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Within minutes of the Senate vote tabling the House GOP's plan to delay Obamacare for a year, House Republicans leaked word of their latest extortion demand, delaying the individual mandate for a year, and said they would vote on it this evening.
Moments later during a press conference, a reporter asked Senate Majority Leader Harry Reid about the GOP's latest gambit. Reid's response: It's dead on arrival.
"We are not going to get bullied," Reid said, adding that the Senate would not entertain extortion demands from the GOP because if you give into a bully once, you're simply asking to get bullied again. Reid said that as soon the GOP sends another another list of demands, the Senate would immediately vote to reject them.
Neither Reid nor any of the Democrats who spoke during the press conference showed any sign of wavering. Reid explained their resolve: "This is horrible what they are doing now, but the debt ceiling is cataclysmic."
So with Republicans making crazy demands and Harry Reid and Senate Democrats refusing to be bullied into accepting those demands, what possible path forward could there be? It's simple: House Republicans need to pass a "clean" funding bill to prevent a shutdown—in other words, a bill without poison pills. That's exactly what the Senate has sent over to the House; the legislation is waiting at House Speaker John Boehner's desk, and if he would simply allow a vote on it, the House would approve it and it would go to the president for his signature, thereby avoiding a government shutdown.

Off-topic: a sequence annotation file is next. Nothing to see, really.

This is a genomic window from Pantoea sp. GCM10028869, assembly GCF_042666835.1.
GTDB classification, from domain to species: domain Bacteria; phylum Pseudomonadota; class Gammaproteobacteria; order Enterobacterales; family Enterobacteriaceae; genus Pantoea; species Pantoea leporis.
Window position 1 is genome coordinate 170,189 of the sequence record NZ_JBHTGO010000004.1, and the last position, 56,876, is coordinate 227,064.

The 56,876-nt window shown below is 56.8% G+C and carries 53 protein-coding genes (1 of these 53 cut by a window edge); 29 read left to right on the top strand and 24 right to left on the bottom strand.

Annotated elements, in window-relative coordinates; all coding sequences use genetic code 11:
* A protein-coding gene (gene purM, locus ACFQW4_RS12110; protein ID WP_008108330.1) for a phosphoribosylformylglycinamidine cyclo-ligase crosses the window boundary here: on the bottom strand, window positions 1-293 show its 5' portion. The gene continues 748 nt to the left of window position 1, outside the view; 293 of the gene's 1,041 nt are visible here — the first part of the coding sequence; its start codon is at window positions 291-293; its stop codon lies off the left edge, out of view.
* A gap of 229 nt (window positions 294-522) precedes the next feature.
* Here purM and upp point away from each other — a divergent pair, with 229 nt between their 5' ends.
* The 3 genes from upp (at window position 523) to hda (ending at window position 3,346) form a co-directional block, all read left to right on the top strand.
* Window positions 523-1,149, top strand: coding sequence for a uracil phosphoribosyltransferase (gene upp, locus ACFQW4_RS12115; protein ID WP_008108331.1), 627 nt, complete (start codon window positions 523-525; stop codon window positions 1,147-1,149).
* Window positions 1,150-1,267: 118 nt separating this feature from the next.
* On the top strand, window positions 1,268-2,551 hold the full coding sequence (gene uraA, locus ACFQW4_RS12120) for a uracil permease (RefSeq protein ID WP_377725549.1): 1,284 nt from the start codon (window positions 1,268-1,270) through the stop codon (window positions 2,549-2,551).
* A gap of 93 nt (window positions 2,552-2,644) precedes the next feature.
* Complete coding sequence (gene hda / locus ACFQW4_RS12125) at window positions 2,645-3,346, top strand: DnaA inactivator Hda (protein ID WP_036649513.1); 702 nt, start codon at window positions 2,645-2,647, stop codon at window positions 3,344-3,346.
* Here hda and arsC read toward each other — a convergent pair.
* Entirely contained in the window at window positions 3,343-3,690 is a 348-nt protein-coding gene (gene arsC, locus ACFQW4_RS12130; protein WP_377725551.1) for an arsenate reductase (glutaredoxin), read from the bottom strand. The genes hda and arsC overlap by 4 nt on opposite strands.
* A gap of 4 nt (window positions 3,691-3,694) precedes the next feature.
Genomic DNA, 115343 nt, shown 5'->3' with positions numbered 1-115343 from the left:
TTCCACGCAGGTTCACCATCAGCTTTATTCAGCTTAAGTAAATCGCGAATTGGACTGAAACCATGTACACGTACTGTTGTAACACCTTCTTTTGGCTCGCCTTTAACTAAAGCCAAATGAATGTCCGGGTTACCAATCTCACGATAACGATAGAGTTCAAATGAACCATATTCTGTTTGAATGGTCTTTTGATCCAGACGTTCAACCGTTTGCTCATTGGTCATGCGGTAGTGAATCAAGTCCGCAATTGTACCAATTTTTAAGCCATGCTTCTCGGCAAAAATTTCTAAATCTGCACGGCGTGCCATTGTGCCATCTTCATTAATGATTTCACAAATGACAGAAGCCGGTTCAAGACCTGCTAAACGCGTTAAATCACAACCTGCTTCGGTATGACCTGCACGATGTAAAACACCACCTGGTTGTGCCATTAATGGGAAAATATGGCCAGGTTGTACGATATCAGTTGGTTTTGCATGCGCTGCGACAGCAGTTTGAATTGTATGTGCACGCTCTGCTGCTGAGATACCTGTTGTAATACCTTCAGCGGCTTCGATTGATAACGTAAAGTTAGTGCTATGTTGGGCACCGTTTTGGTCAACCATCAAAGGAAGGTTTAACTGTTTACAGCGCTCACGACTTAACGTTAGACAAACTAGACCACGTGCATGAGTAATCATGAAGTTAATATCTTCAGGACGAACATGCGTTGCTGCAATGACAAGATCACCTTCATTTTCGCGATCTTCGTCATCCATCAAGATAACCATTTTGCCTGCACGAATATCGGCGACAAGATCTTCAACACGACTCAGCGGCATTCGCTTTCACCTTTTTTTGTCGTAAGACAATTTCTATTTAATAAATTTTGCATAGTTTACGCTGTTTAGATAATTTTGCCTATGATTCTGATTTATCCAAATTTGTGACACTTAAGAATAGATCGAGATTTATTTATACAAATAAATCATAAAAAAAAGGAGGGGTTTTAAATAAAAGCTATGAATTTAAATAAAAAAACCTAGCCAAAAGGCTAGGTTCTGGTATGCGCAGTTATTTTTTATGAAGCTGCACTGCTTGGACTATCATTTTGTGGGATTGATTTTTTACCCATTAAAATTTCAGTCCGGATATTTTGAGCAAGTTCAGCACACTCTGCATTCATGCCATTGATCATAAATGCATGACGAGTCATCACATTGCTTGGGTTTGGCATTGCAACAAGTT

In the words of Sen. Chuck Schumer:
We won't be extorted now, we won't be extorted two weeks from now, we won't be extorted in December. Speaker Boehner: Pass our bill.
Eventually that's exactly what's going to happen. The only question is how much longer John Boehner and tea party Republicans are going to continue dragging themselves through mud.